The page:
© Robert Fenwick Elliott 2005-2007
To obtain the best combination of strength, stiffness, resistance to torque and speed of restitution we use a carbon-braided sleeving with a glass under-layer. The braid is designed to have a higher braid angle in the neck of the shaft that becomes lower as it nears the top of the handle, this gives the shaft a different flex along its length, so as to give the perfect combination of stability and comfort. The epoxy resin is inducted through a hybrid RTM pressure bag technique that gives excellent surfaces and keeps the amount of resin used to a minimum; this is a desirable to keep the overall weight of the shaft as low as possible. The shaft is a fraction of the weight of a traditional shaft. The shaft is finished in two-pack PU for durability.
Unlike other shafts available, the shaft is profiled all the way down to the head: this means that the shaft can be comfortably and informatively gripped for any shot from stop shot through to pass roll. The shaft can be cut to more or less any sensible length.
The shaft is removable from the head with an Allen key (supplied). In order to assist in making sure that the shaft goes back at the same angle as before, there is a pair of alignment splines at the top of the shank that engage in small notches in the head.
Our alternative Soft Shaft
From early 2010, we have also offered a softer alternative, made with glass fibres instead of carbon fibres, and with a lay break, as used in baseball bats, to reduce the transmission of shock waves from ball impact to hand.
These shafts are recommended for the relatively few people who suffer from tennis elbow, or from particularly sensitive wrists. See news page for 30th January 2010.
The shafts can be cut to any length from about 30" to about 42". When you order a shaft, you will be asked what length you want, and it will arrive ready cut. Specify whatever length you like using any other mallet, taking the length (traditionally in inches, but we can cope with metric if you prefer) from the bottom of the head to the top of the shaft. If you later decide that you want to reduce the length of your shaft, here is the procedure:
These shafts are extremely light for their strength. The exact weight of the shaft will vary according to length, and to which grip is used. Allow about 7 ounces for the shaft, plus a couple of ounces for the grip.
The top of the shaft is covered with a grip. We used to offer a choice of grip, but now, the overwhelming number of users opt for our black synthetic grip, and so that is what we provide as standard.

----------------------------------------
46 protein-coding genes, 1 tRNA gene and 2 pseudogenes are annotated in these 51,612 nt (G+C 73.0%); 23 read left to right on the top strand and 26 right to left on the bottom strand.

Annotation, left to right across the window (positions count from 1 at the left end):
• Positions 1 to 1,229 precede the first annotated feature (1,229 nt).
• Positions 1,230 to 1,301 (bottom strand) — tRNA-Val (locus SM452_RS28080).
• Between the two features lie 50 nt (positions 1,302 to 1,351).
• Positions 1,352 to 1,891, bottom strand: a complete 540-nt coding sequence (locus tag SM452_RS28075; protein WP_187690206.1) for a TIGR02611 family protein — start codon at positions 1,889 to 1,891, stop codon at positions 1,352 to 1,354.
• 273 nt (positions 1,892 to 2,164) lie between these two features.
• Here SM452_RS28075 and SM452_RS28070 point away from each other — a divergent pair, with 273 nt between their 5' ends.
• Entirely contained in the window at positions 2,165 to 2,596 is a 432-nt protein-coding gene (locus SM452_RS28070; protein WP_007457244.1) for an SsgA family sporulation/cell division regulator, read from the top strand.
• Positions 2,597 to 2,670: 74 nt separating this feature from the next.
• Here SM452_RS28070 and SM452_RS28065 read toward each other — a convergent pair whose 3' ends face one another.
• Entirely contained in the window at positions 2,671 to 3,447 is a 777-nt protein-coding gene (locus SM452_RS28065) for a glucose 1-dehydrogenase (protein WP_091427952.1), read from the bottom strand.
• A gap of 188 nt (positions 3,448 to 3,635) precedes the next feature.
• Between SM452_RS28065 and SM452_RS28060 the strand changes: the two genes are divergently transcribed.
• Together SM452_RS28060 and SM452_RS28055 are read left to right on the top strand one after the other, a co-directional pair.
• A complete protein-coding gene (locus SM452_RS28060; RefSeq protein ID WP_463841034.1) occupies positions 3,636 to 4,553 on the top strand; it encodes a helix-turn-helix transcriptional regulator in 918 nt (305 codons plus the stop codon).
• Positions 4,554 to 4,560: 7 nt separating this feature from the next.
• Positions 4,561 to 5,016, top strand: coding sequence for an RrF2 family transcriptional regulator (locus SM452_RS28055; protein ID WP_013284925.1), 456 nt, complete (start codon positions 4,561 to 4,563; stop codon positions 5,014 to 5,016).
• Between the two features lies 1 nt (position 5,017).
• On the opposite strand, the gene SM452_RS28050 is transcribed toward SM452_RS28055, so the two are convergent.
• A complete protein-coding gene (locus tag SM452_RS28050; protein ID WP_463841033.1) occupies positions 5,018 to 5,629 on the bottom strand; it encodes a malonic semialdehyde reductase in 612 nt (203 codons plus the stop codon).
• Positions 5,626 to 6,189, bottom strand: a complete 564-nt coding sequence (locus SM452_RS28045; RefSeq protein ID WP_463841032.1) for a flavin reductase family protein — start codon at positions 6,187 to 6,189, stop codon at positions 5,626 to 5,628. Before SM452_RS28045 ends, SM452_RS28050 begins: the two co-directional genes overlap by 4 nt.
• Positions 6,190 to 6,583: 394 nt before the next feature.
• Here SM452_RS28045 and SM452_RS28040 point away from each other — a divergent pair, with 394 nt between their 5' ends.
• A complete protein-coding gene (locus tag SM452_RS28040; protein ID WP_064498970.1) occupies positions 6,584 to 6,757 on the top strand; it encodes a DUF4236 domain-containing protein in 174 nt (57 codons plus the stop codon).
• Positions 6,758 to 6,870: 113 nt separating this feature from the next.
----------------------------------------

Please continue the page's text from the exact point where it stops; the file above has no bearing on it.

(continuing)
Special Order Leather grip
We also offer by special order the leather grips which are supplied by George Wood. They are not padded, and provide a more direct feel than the synthetic grips. The way that they are dyed means that the "helter skelter" pattern is more pronounced than with the synthetic grips.
The colors of the grips in the above picture are as follows:
Because they have no padding, the leather grips may well be less suitable for players who are sensitive to hand smack or other impact-related discomfort.
Some players will have been used to playing with a roll grip. Because the lower part of a FEM shaft is much fatter than a typical composite shaft, and is profiled, there is no need for a roll grip. No one who has been using an FEM shaft without a roll grip has yet reported any lower hand slippage, even in the rain. (OK, Mrs Trellis, bring it on). Stop press: See news.
Getting used to the shaft
These shafts are unique in the croquet world. They might take about 5 minutes to get used to.
After that, picking up your old shaft might seem a bit like going back to a wooden tennis
racket after you have got used to an oversize graphite job.
Some players feel discomfort in their hands, wrists or arms as a result of the shock wave that travels up the shaft following impact. The effect seems to be much more to do with the shaft than the head (it would certainly be possible to design a padded head, but it would certainly be hopeless to play with. We experimented with floating rubber joins between head and shaft, but these were not satisfactory). How does a regular FEM shaft compare with other shafts?
The answer seems to be "reasonably well". For reasons of feel, the shaft is fairly rigid, but because it is so light, only a relatively small amount of energy is capable of being carried up by the shock wave. As from early 2010, we have introduced a new alternative soft shaft, which does not have the same direct feel as our regular shaft, but which does cut down greatly on the vibration.
It is suggested that the status of various shaft constructions is as follows:
Can you have any colour of shaft?
Yes, as long as it is our standard grey.
Which way should the shaft be fitted onto the head?
With the writing on the shaft fore and aft, not side to side. If you have a shaft without writing, look for the alignment splines; these should be fore and aft.